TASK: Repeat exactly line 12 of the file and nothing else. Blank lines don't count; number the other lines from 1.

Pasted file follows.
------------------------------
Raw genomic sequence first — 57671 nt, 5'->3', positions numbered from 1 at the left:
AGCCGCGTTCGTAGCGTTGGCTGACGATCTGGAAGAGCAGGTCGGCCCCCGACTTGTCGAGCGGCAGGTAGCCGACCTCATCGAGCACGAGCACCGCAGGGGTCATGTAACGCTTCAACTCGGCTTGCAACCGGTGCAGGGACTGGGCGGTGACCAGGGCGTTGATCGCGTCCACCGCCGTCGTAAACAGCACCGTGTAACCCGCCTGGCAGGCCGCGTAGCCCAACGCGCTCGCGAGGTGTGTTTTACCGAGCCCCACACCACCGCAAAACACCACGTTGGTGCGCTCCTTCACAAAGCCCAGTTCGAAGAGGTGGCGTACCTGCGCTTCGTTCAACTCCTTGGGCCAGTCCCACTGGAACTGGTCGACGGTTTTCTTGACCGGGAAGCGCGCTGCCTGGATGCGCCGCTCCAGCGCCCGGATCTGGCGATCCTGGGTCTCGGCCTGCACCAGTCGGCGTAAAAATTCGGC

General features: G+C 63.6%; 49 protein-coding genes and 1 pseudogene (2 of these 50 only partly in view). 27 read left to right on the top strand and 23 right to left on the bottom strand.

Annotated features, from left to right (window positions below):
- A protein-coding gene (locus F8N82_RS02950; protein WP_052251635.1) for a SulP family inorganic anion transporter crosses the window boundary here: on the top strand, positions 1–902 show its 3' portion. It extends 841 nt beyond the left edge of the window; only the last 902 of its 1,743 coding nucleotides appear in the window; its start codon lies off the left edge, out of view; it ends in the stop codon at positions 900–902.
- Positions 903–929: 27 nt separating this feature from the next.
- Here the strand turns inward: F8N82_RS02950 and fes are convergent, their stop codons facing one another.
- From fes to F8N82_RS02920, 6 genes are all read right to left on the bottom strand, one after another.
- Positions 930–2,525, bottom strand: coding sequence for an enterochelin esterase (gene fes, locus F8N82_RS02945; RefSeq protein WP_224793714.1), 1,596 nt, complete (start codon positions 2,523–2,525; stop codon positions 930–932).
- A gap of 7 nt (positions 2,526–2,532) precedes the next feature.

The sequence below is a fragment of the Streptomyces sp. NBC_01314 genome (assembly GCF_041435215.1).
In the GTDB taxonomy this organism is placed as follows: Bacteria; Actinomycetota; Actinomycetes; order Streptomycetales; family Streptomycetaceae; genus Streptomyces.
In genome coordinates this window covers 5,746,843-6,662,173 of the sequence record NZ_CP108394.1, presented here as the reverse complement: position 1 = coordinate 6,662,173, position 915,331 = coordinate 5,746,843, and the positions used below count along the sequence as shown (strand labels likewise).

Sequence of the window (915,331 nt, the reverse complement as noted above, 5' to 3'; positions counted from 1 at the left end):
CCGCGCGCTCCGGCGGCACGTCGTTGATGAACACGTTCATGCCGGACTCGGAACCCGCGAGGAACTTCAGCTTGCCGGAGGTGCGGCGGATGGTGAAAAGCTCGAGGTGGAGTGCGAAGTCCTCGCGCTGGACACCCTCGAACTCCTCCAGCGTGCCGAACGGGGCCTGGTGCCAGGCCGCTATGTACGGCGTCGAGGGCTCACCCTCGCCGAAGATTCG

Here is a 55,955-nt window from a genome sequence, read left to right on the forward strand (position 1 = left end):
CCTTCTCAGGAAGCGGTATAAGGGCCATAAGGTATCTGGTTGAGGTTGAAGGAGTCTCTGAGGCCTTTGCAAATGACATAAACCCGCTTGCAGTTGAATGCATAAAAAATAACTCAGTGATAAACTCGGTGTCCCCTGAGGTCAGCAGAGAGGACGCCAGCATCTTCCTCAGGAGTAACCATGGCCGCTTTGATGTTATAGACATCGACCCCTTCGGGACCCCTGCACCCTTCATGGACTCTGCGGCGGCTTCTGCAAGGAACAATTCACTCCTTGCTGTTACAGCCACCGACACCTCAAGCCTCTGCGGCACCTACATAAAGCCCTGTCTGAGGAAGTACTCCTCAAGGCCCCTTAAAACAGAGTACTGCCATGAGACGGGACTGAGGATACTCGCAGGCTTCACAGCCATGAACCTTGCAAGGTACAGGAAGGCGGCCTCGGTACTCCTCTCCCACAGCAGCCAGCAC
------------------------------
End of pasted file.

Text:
In the GTDB taxonomy this organism is placed as follows: Bacteria; Actinomycetota; Actinomycetes; order Streptomycetales; family Streptomycetaceae; genus Streptomyces.